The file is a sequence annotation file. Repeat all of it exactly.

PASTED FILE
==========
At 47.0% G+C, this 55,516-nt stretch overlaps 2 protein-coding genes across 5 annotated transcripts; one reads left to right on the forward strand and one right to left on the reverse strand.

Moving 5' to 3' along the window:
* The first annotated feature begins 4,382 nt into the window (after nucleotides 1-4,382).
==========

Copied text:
At 47.0% G+C, this 55,516-nt stretch overlaps 2 protein-coding genes across 5 annotated transcripts; one reads left to right on the forward strand and one right to left on the reverse strand.

Moving 5' to 3' along the window:
* The first annotated feature begins 4,382 nt into the window (after nucleotides 1-4,382).